NO MAN IS ABOVE THE LAW
The Empire of the Wolf simmers with unrest. Rebels, heretics and powerful patricians all challenge the power of the imperial throne.
Only the Order of Justices stands in the way of chaos. Sir Konrad Vonvalt is the most feared Justice of all, upholding the law by way of his sharp mind, arcane powers and skill as a swordsman. At his side stands Helena Sedanka, his clerk and protege, orphaned by the wars that forged the empire.
When the pair investigate the murder of a provincial aristocrat, they unearth a conspiracy that stretches to the very top of imperial society. As the stakes rise and become ever more personal, Vonvalt and Helena must make a choice: will they abandon the laws they’ve sworn to uphold in order to protect the empire?
eARC provided by the publisher through NetGalley in exchange for an honest review.
The Justice of Kings is the best book I’ve read so far this year because Richard Swan checks (almost) all the boxes of what I love in a narrative: a character-driven plot, a slow-burning intrigue, atmospheric settings, and charismatic characters that question themselves. The only box that isn’t checked yet is “an extensive worldbuilding”, but I feel like it will probably be developed in the second volume of the Empire of the Wolf series.
The characters are probably what I enjoyed the most in this first book. I am always looking for complex and interesting traits of character, and I was captivated by the – surprising – evolution of our protagonists. Vonvalt and Helena’s dynamics are particularly compelling because they each have doubts and ponder the consequences of their actions. Regarding their actions, the execution of the plot was satisfying to follow since I could feel that every decision and action undertaken by the protagonists had an impact on the plot and made it move forward. What I appreciate even more is that with each of these steps, the stakes grew slowly as well as effectively, so that by the end, we could trace back what/how each decision/action has led to the current problems.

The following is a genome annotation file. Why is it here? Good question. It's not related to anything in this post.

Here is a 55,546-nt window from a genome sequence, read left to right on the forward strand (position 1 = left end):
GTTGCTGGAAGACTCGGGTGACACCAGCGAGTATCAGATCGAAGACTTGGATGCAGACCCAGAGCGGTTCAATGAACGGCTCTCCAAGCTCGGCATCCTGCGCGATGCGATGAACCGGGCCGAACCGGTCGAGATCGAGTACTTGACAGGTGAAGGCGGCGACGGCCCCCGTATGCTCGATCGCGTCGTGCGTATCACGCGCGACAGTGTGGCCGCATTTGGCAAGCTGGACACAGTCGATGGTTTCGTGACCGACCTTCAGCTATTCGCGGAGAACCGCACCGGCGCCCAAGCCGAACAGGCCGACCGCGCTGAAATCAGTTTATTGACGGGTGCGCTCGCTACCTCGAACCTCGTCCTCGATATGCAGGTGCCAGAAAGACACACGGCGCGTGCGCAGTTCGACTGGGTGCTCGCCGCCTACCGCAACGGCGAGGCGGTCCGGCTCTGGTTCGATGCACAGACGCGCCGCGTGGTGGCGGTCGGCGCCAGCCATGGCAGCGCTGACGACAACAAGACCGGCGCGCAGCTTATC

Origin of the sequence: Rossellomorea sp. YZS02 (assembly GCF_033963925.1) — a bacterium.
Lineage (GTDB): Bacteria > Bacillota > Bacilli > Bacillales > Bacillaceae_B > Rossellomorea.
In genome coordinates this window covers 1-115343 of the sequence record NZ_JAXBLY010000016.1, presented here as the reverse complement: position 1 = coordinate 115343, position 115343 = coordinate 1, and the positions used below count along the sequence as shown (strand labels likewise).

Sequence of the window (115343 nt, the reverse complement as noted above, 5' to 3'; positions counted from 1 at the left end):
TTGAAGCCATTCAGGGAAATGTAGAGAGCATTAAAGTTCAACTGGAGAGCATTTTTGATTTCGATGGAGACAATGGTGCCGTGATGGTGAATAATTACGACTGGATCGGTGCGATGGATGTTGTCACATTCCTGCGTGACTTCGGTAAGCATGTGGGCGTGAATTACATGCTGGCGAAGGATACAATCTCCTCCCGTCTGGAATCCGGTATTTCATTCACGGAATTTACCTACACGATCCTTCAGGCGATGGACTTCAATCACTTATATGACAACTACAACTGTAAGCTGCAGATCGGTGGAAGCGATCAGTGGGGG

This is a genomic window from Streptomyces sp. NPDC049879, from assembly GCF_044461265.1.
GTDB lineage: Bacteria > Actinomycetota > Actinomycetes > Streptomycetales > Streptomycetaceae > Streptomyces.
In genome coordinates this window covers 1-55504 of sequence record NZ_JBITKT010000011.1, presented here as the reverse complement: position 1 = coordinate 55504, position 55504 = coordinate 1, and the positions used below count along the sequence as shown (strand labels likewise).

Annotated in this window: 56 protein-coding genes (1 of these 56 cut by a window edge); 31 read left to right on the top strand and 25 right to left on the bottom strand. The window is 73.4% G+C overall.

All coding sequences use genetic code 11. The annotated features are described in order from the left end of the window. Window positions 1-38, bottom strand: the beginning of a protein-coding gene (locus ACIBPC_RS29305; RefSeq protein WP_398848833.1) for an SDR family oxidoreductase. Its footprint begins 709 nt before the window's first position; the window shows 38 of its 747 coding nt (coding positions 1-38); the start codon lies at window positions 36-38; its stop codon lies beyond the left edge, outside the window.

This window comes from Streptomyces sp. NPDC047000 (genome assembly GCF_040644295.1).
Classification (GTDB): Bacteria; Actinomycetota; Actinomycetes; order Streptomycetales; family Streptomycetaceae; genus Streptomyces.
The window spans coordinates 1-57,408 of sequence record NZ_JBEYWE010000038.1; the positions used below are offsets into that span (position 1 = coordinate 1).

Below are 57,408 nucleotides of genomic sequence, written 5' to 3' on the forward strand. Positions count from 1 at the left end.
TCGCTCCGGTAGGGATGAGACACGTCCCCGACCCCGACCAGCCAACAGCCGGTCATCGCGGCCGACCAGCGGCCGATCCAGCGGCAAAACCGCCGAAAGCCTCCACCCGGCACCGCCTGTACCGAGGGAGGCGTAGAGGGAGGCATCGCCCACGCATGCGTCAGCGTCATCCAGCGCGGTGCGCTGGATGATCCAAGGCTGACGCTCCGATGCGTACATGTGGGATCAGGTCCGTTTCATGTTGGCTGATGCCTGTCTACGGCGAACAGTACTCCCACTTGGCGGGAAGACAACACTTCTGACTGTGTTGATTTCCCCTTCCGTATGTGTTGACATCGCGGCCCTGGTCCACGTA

Justice of Kings also made me feel lots of intense emotions I was not prepared for. I was so captured by the political and judicial intrigue and stakes, that I didn’t realize how much I cared for the character on an emotional level until they started treading dangerous paths. I was afraid for the fate of the protagonist just as much as I was dreading the collapse of the values represented by the Justices: No man is above the law.
Finally, what stayed with me the most is the peculiar atmosphere that every place the characters visit has in common – it is dark and intriguing. This strange atmosphere may well be the aura emanating from the fears a Justice arises from the wary villagers who distrust the “dark” powers Justices wield. I am very curious to learn more about the practices of the order of Justices, and I am sure that book #2 will deliver on it. Needless to say that I cannot wait for book #2… and the first one isn’t even officially released yet… (US release February 2nd 2022).